HUNTER-GATHERER LAND USE STRATEGIES AND HAND STENCILS IN SOUTHERN PATAGONIA: A COMPARATIVE ANALYSIS OF THE STROBEL PLATEAU AND CARDIEL LAKE (ARGENTINA)
Southern Patagonia rock art is characterized by the presence of a large number of hand stencils
with a wide distribution. The general aim of this paper is to contribute to the study of spatial trends
in hand stencil production in this region and its relationship with different land use strategies carried
out by hunter-gatherer groups. Here we explore the contribution that the study of this particular rock
art motif may have to understanding the demography of the human groups that occupied the area.
In particular, rock art from the Cardiel Lake low basin and the Strobel high plateau located in the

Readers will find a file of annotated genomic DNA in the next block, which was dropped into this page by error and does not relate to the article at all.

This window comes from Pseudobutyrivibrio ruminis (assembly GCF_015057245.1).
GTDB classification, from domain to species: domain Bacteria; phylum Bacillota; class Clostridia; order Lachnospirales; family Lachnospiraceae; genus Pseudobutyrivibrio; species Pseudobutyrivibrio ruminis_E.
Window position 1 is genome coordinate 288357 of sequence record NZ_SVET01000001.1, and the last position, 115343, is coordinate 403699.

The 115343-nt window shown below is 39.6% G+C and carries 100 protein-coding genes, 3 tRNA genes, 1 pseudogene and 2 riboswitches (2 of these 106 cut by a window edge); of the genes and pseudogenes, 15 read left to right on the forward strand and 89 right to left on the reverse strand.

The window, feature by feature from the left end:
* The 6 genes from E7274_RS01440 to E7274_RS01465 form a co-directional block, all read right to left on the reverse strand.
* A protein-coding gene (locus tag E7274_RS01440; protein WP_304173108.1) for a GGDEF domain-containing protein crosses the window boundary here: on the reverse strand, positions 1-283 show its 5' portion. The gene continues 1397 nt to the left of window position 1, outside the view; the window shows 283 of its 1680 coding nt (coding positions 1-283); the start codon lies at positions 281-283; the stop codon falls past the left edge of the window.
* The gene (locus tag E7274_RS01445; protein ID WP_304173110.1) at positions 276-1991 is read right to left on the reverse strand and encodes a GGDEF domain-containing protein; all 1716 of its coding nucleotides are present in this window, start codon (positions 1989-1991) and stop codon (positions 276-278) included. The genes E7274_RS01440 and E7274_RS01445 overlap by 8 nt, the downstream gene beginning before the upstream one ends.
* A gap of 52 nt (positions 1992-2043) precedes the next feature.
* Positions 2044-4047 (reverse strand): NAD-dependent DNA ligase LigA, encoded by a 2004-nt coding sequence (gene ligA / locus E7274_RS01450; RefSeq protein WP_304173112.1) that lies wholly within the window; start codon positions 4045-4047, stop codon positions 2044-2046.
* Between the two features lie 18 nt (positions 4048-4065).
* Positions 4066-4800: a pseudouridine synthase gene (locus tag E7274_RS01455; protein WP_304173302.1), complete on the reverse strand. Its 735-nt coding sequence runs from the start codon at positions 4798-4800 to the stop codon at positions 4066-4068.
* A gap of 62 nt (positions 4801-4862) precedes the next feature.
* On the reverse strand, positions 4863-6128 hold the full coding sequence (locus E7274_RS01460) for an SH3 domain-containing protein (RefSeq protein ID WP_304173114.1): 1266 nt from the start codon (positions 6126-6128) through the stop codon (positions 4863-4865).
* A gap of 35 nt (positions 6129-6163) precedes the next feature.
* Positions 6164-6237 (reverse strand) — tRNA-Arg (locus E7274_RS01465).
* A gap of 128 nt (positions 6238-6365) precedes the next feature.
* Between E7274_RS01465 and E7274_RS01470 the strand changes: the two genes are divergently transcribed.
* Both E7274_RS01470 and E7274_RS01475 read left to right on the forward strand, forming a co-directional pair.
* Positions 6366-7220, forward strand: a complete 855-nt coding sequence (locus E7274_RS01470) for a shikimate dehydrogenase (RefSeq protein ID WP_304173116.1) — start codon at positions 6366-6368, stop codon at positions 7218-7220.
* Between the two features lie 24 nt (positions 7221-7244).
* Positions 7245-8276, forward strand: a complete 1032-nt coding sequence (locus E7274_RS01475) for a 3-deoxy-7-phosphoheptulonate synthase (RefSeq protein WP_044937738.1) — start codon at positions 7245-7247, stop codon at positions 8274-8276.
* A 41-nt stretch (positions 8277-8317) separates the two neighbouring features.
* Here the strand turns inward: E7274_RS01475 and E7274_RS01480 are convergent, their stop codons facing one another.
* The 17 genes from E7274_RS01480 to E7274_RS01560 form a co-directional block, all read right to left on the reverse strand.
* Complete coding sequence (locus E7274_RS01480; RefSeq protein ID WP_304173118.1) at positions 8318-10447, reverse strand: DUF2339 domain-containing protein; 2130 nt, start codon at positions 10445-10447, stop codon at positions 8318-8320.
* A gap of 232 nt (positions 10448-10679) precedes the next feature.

province of Santa Cruz, Argentina, is analysed. Current research suggests that these two areas
were occupied intensively and in a complementary way in the last 2,500 years (Late Holocene).
While the Cardiel Lake basin would have been mainly used for residential purposes year-round, the
Strobel Plateau occupations would have been logistic and seasonal. The results obtained make it
possible to identify the greatest importance of hand stencils in the rock art of Cardiel basin. On the
other hand, the participation of all age groups is evident in the production of this type of motif, both
in the low basin and the Strobel Plateau. The latter fact complicates the previously proposed
panorama and raises a new series of questions for archaeological research.